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I have seen a number of StackOverflow posts which say that specialization of a class template member function is not legal within C++, unless the enclosing class is also specialized.

However, another post seemed to indicate that it is possible to specialize the member template function, just so long as the definition of the specialized function appears inside the class declaration of the template class, as follows:

template<typename T1, typename T2>
class A
    template<typename TX> TX foo() {return 0;};
    template<> T1 foo<T1>() {return 1;}; // provide the specialization's definition within the class declaration: works
    //template<> T1 foo<T1>(); // ... switch to this (and provide the definition below), and it's a compile error

// This function definition is only present when the commented-out line of code in the class declaration is used
template<typename T1, typename T2>
T1 A<T1, T2>::foo<T1>()
    return 1;

int main(void)
    A<int, double> a;
    const int n = a.foo<int>(); // When the definition appears inside the class declaration, n is 1 - it works
    return 0;

As you can see from the comments in my code sample, when the specialized function's definition is provided within the class declaration, the code builds without error, and furthermore it runs successfully, and the value of n in function main() is 1, as expected.

However, when moving the specialized function definition outside the class declaration, but otherwise keeping it the same, as shown, the compiler emits the error that other posts have already pointed out; in my case (Visual Studio 2010), the error is an explicit specialization of a template member must be a member of an explicit specialization.

My question is this. If explicit specializations of member functions in class templates is not allowed unless the enclosing template class is also specialized, then why does it work in my sample code if the definition is provided inside the class declaration?

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You cannot legally provide a member function specialization inside the definition of a class, so the first case should be an error, and if it is not then the compiler is non-compliant in this particular case. –  David Rodríguez - dribeas Jun 18 '12 at 15:05
At best, this is a Microsoft extension - allowing specializations inside the class. In reality it is probably just a bug. It has been like this for the last several versions. –  Bo Persson Jun 18 '12 at 16:28

1 Answer 1

up vote 3 down vote accepted

None of the two versions should compile for different reasons.

In the first case, specializations must be present at namespace level, which means that the specialization provided within the class definition should be rejected by the compiler.

In the second case, location of the specialization is correct, but to provide a specialization of a member function (specializations of functions must always be full, never partial) you need to also fix the enclosing template class arguments. That is, you cannot specialize foo for a type X regardless of which types T1 and T2 are used to instantiate the enclosing template. You are allowed (probably not what you want) to provide an specialization with all parameters fixed:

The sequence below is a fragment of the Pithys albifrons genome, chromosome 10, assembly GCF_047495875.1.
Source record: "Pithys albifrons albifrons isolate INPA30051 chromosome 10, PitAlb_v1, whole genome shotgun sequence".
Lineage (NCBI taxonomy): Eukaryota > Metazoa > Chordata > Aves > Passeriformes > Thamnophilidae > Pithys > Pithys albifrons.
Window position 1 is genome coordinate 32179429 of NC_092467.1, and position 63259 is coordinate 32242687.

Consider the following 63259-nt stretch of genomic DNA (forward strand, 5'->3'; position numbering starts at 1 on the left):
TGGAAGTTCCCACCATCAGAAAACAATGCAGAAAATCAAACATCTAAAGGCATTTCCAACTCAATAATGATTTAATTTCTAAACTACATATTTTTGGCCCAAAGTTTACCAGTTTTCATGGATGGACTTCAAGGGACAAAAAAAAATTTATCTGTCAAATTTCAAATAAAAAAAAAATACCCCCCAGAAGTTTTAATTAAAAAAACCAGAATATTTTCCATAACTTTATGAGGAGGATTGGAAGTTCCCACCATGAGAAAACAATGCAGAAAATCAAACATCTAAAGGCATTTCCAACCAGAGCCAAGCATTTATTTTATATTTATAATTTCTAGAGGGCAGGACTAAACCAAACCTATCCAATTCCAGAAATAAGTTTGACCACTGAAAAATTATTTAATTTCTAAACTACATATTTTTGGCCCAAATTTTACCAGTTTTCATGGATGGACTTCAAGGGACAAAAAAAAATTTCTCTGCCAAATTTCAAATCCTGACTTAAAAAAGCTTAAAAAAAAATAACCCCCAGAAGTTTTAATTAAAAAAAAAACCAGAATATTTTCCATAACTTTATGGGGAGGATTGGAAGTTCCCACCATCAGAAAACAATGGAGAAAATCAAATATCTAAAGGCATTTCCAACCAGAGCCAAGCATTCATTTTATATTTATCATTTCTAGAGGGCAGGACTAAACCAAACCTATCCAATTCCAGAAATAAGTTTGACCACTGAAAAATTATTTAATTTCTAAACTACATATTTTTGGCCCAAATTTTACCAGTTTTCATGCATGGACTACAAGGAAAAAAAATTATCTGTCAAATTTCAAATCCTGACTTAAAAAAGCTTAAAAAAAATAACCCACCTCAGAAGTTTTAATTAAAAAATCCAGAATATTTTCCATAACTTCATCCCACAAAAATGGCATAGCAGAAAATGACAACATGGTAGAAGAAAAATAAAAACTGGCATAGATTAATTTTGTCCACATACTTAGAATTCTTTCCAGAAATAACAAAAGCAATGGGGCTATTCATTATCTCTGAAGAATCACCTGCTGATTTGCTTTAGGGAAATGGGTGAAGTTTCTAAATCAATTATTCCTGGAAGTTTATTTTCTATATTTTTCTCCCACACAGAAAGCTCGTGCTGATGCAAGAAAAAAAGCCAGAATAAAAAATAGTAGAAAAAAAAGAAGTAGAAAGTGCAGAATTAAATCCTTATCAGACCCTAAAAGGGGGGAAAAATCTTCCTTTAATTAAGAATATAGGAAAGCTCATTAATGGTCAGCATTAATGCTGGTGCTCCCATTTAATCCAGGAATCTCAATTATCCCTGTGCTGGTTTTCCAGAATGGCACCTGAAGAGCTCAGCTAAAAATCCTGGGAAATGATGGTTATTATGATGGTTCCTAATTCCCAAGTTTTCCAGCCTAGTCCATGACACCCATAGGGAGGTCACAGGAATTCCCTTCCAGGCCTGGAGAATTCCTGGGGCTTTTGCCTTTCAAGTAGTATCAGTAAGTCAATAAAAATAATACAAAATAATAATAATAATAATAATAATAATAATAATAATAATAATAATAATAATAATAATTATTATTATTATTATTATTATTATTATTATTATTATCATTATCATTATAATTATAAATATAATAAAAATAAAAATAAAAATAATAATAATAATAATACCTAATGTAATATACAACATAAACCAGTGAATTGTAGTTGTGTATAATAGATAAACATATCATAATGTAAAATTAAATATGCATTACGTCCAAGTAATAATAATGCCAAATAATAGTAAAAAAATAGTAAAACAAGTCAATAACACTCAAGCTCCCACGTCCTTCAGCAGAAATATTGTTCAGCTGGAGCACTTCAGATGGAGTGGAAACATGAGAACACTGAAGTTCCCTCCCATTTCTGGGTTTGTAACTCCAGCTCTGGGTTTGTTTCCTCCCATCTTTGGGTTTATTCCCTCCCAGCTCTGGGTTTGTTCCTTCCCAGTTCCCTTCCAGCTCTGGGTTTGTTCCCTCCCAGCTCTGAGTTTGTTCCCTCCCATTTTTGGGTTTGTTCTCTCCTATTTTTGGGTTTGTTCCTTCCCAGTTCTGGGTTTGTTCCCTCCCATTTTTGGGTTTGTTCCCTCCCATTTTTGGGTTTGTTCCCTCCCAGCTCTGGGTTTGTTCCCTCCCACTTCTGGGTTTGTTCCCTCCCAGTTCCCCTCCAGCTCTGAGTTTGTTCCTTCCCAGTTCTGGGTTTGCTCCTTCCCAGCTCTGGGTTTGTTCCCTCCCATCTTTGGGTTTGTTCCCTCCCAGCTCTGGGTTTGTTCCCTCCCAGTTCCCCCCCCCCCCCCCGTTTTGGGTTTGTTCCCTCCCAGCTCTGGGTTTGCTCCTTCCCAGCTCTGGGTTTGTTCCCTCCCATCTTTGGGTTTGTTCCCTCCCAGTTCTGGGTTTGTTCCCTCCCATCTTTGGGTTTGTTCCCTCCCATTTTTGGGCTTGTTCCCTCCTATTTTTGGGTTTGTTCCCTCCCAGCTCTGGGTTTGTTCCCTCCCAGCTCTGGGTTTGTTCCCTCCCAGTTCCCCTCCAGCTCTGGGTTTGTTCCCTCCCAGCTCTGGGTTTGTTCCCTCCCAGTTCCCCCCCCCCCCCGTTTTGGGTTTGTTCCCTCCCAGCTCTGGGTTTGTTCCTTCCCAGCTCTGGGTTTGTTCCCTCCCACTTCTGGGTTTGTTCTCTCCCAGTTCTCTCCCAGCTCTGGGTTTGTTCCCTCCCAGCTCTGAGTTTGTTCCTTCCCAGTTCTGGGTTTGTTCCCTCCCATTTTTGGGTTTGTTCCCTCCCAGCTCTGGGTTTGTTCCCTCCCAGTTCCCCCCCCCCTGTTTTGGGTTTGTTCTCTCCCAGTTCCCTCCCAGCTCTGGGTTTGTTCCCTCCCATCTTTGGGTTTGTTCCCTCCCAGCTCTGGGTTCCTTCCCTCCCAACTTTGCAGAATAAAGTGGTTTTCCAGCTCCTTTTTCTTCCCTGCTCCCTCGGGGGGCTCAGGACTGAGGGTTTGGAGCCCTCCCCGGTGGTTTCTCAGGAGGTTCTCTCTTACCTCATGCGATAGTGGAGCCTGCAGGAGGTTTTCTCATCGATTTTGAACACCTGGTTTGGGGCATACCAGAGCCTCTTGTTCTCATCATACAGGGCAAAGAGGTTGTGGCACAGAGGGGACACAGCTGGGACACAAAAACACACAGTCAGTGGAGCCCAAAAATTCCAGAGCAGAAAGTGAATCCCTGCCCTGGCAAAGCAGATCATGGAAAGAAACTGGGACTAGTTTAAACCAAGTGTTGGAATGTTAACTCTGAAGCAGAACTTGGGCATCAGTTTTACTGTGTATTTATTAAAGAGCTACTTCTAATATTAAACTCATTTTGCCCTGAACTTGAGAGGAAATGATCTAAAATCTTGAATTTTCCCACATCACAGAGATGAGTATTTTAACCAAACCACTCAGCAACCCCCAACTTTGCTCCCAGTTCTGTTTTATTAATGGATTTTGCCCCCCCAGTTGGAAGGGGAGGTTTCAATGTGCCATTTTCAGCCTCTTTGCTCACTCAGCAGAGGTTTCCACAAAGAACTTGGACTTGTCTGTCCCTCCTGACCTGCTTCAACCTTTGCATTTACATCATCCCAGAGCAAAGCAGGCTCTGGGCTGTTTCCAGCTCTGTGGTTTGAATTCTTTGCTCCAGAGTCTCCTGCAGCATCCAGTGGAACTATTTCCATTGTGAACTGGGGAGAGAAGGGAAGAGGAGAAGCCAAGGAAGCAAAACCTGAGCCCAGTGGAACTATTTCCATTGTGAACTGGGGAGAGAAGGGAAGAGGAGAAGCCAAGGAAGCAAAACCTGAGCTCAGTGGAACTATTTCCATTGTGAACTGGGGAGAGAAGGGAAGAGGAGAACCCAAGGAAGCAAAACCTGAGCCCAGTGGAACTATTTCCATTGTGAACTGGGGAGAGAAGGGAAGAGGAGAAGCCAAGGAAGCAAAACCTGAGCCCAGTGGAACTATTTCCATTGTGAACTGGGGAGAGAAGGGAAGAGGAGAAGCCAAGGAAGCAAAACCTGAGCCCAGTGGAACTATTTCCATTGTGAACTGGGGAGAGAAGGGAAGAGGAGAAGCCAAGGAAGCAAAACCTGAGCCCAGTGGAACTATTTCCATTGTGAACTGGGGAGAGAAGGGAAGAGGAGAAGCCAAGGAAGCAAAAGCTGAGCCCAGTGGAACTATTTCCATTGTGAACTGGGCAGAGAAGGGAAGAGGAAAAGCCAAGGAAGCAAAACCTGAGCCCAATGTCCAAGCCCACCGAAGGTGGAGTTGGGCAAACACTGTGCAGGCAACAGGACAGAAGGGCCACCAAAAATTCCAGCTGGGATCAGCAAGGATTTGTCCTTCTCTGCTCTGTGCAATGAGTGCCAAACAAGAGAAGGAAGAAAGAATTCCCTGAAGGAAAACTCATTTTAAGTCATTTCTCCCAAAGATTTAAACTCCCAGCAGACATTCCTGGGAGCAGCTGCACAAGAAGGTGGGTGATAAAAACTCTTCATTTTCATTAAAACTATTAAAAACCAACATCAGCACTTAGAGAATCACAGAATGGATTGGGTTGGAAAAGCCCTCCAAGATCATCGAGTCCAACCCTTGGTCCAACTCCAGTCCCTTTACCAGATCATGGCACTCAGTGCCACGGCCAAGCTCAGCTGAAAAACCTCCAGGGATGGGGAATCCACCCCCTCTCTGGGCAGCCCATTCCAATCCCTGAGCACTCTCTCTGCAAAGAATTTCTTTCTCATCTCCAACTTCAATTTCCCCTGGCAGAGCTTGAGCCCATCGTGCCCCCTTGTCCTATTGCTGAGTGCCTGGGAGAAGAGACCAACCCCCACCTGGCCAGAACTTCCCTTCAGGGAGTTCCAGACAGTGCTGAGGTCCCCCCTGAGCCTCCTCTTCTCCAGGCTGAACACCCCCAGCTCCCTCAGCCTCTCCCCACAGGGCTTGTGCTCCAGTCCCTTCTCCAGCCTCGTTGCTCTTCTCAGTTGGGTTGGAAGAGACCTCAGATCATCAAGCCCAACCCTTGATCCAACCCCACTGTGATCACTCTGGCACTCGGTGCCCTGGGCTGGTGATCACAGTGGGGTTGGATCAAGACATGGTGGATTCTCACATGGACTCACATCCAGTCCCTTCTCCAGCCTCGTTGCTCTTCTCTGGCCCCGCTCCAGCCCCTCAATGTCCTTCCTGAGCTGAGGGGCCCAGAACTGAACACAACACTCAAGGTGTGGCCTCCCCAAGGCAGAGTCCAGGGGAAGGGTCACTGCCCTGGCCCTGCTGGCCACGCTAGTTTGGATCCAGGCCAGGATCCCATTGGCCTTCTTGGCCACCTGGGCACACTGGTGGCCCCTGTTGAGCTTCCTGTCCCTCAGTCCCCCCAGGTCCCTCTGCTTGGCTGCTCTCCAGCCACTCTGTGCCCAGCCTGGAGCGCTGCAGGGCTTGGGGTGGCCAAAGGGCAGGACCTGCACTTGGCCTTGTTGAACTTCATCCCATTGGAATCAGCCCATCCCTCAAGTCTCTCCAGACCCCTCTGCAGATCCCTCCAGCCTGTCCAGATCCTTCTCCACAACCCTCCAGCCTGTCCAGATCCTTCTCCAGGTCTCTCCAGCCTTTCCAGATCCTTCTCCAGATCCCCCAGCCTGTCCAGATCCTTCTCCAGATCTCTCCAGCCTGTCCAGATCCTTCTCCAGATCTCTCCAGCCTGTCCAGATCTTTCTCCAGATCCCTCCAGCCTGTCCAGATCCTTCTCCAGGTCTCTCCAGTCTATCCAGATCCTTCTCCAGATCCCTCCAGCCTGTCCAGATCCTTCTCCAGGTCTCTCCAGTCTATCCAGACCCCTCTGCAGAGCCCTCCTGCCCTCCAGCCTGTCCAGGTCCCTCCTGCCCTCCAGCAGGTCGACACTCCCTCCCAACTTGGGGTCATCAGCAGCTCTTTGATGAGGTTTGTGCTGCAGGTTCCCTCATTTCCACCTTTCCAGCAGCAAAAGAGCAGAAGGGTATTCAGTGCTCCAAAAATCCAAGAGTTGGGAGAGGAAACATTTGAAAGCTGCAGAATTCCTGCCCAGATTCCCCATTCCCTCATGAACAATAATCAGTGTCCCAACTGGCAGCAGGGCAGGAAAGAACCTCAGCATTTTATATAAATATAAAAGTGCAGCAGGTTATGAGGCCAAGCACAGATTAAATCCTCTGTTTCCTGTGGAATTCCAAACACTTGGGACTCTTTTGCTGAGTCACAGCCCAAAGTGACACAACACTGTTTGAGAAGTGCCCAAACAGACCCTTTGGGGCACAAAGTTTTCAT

template <> template <>
int A<int, double>::foo<int>() { return 5; }

The alternatives that you can use are:

  • provide a non-template overload, instead of a template specialization (in most cases it makes more sense to provide overloads than specializations, but this might not be the case here, as you cannot overload on the return type.
  • move the function to a different template class and then perform partial specializations there.
  • perform a variant of the first option: provide a single non-specialized template to be used by clients that forwards to an internal function for which different overloads are provided


// inside class template:
   template <typename T> T foo_impl( T* _ ) {...} // generic
   T1 foo_impl( T1 * _ ) {...}                    // concrete
   template <typename T> T foo() {
      return foo_impl( (T*)0 );

This way you turn a template only on the return type into a call to a function that is overloaded, and you can let the compiler resolve the problem for you.

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By "specializations must be present at namespace level", do you mean that a specialization cannot be defined inside of a class definition (i.e., class A { template<typename TX> TX foo(); template<> int foo() {return 1;} }; is not allowed (even though A is not a template class) - but that the specialization must be defined outside the class definition? –  Dan Nissenbaum Jun 18 '12 at 17:21
@DanNissenbaum: Yes, I mean that the standard states that specializations must be defined at namespace level in all cases. 14.7.3p2 An explicit specialization shall be declared in a namespace enclosing the specialized template. –  David Rodríguez - dribeas Jun 18 '12 at 17:45

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